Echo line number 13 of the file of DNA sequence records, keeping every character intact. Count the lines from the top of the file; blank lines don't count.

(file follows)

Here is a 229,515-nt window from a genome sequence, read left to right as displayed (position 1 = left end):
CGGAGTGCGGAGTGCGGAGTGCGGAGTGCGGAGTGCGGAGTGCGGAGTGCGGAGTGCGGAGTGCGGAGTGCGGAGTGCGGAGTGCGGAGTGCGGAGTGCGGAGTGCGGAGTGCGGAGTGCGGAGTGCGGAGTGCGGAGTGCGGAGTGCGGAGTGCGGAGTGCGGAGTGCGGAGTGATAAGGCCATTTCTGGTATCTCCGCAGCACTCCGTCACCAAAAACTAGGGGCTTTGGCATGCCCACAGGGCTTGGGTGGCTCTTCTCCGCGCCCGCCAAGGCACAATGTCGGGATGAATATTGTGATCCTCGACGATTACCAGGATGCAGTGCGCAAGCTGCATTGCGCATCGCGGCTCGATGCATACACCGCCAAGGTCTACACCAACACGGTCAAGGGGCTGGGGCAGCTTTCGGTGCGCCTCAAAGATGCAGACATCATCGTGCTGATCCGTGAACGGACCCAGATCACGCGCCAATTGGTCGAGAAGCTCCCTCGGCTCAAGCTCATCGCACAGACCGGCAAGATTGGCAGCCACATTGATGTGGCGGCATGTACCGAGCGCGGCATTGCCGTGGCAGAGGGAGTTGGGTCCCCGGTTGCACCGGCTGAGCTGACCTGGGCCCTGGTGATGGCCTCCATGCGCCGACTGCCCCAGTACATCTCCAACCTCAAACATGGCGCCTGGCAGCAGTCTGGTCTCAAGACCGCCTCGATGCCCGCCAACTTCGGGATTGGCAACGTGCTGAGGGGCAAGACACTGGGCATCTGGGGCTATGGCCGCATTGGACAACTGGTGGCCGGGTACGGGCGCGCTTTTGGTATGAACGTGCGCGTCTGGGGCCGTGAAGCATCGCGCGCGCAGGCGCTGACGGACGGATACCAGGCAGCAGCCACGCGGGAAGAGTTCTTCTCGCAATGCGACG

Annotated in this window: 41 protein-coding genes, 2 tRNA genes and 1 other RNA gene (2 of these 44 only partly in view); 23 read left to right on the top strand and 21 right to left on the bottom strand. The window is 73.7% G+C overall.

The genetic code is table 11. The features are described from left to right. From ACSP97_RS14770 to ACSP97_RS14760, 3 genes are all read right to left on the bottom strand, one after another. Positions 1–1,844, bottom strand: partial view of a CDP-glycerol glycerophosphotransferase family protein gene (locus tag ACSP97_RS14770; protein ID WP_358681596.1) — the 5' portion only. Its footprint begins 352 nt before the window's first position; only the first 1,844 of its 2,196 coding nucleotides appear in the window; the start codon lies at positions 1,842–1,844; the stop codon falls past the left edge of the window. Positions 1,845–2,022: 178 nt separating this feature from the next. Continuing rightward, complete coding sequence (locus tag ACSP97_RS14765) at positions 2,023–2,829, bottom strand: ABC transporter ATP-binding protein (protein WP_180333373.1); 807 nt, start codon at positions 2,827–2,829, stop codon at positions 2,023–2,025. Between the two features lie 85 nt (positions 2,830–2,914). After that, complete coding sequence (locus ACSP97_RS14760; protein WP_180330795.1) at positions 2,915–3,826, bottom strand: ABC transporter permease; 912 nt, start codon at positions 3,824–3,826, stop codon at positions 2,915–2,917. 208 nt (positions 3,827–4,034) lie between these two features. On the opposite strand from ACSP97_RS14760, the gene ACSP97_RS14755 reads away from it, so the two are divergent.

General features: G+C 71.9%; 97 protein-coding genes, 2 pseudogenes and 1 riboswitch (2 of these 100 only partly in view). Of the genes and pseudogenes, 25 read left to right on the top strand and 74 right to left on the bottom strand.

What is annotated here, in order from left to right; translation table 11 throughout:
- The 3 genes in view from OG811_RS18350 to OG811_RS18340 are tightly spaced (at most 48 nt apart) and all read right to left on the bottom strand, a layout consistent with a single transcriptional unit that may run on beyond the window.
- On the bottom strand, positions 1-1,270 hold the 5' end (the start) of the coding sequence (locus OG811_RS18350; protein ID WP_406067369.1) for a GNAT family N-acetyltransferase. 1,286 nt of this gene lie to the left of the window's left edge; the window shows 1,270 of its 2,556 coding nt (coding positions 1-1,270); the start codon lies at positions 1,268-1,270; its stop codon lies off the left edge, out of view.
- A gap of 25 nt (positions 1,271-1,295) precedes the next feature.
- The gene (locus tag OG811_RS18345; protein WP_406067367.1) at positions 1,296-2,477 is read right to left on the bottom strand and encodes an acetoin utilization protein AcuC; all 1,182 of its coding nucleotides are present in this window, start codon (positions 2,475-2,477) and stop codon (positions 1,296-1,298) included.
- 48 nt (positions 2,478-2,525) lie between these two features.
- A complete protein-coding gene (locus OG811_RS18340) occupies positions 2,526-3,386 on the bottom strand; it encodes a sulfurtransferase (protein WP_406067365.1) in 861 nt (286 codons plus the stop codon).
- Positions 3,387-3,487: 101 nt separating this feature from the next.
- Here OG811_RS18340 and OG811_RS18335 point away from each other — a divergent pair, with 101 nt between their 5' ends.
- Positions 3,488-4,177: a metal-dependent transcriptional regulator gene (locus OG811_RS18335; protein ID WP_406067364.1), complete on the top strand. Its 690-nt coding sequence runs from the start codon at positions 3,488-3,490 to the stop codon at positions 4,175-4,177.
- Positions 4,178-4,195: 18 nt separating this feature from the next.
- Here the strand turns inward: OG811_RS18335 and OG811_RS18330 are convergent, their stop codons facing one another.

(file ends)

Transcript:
- Positions 3,387-3,487: 101 nt separating this feature from the next.